Exposing the body to UV rays – no matter if outdoors or indoors – makes skin darker and improves mood. On the flip side, both ways of getting a tan accelerate skin photo-aging, as well as cause sunburns and skin cancer. Is indoor tanning safer than laying under the sun? How to get sun-kissed skin without risking your health? And finally, who under no circumstances should use sunbeds?
Is Indoor Tanning Safe?
Solarium was meant to be a safe alternative to regular sunbathing. Sunbeds were supposed to emit only UVA rays, which used to be recognized as less dangerous to skin than UVB. Sadly, with time it turned out that it’s not possible to reduce UVB rays to nil, even in an artificial environment such as solarium. That being said, the answer to the question whether indoor tanning is safer for skin than regular sunbathing is negative.
Using sunbeds is dangerous because it:
- speeds up skin ageing processes (destroys collagen and elastin that keeps skin supple and youthful-looking)
- causes damage to blood vessels
- has an extremely negative effect on hair and nails
- may lead to sunburns
- is one of the main causes of skin cancer
- may lead to serious and untreatable skin diseases, especially fungal infections
How to Get a Tan Indoor Safely?
Firstly, if you really need to do it, use the services of trusted solarium. What does it mean? Check the place if the staff follows the health and hygiene requirements. See whether the state of the sunbeds is acceptable. Ask if the cabins are not only disinfected after every customer but also if they are regularly serviced. Finally, you can also look for a salon offering disposable slippers. When it comes to keeping the place hygienic and safe, it’d be a good idea if you used a single-use towel or brought your own towel. Another important issue that makes indoor tanning safer is applying sunscreen before each session and putting on sunbed eye protection goggles. Lastly, when you return home, spread some balm all over your body.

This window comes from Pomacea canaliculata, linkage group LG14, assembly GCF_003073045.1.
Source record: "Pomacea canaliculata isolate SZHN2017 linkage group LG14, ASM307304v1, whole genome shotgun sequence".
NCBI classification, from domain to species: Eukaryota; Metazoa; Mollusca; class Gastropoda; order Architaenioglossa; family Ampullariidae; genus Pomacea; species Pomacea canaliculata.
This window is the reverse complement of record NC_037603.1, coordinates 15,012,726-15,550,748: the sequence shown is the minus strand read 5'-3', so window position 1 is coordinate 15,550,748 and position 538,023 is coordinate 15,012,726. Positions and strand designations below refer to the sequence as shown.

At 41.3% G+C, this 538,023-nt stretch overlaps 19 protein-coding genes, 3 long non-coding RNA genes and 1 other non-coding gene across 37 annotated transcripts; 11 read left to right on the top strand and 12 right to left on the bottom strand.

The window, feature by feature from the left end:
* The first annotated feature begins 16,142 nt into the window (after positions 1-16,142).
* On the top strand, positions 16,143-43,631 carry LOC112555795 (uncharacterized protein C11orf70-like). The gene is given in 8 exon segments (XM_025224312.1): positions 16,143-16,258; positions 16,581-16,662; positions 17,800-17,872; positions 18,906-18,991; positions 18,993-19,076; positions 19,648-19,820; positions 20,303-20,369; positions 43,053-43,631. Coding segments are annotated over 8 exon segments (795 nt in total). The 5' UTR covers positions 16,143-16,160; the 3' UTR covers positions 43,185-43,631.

Who Shouldn’t Use Indoor Tanning?
Those who shouldn’t lay their bodies on a sunbed are people whose complexion is pale and hair is fair, as well as those who suffer from atopic dermatitis – the lesions may turn into melanoma. Visiting a solarium isn’t recommended also to those who suffer from lupus, dermatomyositis and other diseases affecting the connective tissue. Pregnant women belong to another group of people who should resign from using indoor tanning. As for contraindications to getting a tan in a solarium, they also include ladies taking birth control pills and using cosmetics for acne, especially those containing vitamin A and fruit acids. Finally, taking painkillers, some antibiotics, chemotherapeutic agents and psychotropic drugs also excludes you from a group of people who may get brownish skin in a solarium.